Has anyone ever told you that you remind them of themselves? When I hear this I don’t both to correct them. After all, I can’t judge by their experience which I’ve not had. But in the back of my head I’m generally thinking “not bloody likely.” I’m sure I do actually remind them of themselves in that my presence brings up some small memory of their past, and yet I tend to feel that whatever it is they believe they see in me which they think is familiar is, in fact, a making of their own mind and not me at all. Perhaps that is only vanity speaking.
I saw a girl in the student union yesterday. She was walking with her family, trailing along behind her parents and siblings, just slightly apart. She was too young to be there, maybe thirteen. She wore a long tan coat, a man’s wool overcoat. It was only a little large on her, still small enough not to disguise her slender build and tall frame. She had plain light colored hair, not quite blonde, not yet brown. Her face was calm, almost remote, yet intense and observant at the same time. Her stride was sure and unladylike. Her head swiveled to track me as mine swiveled to track her. Then, blink, she was around the corner and I was outside heading down the stone steps.
She reminded me of myself.
That is a rare thing. Very few people remind me of myself. I can recall three in my life. The first two I could see myself in only after long acquaintance, when friendship had burned through the facades we all present.
Marilyn was one. At first she confused me. I didn’t understand her. She was so unhappy, though in time she was able to start making a new life for herself. It was as she did so that I began to see that we were so much alike. Had I been born earlier, in a slightly different time, to slightly different parents, I could have been her. Perhaps I would have trod the more traditional route. Perhaps I would have let myself be pushed, felt just as helpless, as confused and angry and depressed. Perhaps it would have taken me that extra twenty years to find my self-confidence and start making my own life.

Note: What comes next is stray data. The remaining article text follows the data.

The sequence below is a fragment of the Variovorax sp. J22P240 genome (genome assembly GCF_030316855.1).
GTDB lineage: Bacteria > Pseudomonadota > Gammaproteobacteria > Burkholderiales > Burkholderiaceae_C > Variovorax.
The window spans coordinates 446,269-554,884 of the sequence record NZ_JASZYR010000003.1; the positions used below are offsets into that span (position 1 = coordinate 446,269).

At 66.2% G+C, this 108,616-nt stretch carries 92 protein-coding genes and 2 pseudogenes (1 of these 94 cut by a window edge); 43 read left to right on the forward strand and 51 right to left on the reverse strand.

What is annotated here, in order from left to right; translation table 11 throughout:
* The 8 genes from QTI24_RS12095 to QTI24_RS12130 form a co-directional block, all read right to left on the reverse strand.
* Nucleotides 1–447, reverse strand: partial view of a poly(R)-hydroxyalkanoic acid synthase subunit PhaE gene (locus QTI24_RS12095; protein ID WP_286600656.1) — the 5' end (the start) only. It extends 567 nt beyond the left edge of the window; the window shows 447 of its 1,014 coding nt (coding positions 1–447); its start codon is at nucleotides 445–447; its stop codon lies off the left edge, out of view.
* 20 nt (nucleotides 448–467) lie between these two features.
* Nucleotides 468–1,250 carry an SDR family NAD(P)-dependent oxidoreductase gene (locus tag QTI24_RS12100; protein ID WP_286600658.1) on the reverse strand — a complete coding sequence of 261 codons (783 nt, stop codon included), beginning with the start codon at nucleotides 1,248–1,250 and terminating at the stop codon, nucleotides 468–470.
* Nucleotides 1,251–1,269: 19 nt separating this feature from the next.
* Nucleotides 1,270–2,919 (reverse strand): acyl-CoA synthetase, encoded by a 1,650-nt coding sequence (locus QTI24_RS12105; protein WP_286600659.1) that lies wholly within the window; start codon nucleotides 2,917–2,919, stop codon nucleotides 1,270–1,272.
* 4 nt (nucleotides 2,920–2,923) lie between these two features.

We were so much alike – reserved, fierce, intellectual, frustrated, determined, and caring. I miss Marilyn. The first years of our friendship were rocky and uncertain, but the last few were strong and sure. I could speak to her about anything and she would understand. Listening to her, she made me understand things that seems so strange, were outside my experience. We could be ourselves with each other. We spoke of grief together once and both agreed we weren’t going to fall apart over it. She understood exactly and never felt slighted or diminished that I didn’t cry for her.
The other was a young man at college, the epitome of a geek, so introverted that at times he seemed in another world. He never meant to be rude, or cruel, or uncaring, he simply didn’t comprehend how his actions impacted others. I forgave him many things because I could have been him. Had I not made the conscious decision to engage with others, I could simply have followed my inclination to curl away and shield myself from the world. I could have so easily dived into an obsessive world of fantasy and computers and melancholy mood swings. I probably could have even convinced myself I was happy there. We keep in touch, in a crazy stilted way.
Then there was this girl, who in her look and in her manner what was, fifteen years younger, my twin for that brief instant. How much of that was the girl and how much was the memory of myself I projected on to her? How much of everyone we ever meet and know is ourselves projected on to them? The Dharma always warns of the prejudices and concepts through which we block the reality of the world. How much more so does that apply to people?
They say kindness starts in pain. Compassion is built from our shared suffering. I recently practiced gratitude for sadness, an experience shared by countless others. How much of the suffering we see in others is theirs and how much is ours? The causes and conditions of suffering are so varied and unique. How can I ever be certain what actions I can take to help them? How could I do harm by mistaking their suffering for my own? These are not nagging self-doubts nor recriminations nor despair at ineffectualness in tackling a seemingly insurmountable task. These are simply questions to be born in mind and solutions to be worked towards. If the task is insurmountable, then we have forever to accomplish it.
What is compassion, what is empathy, and what is projection?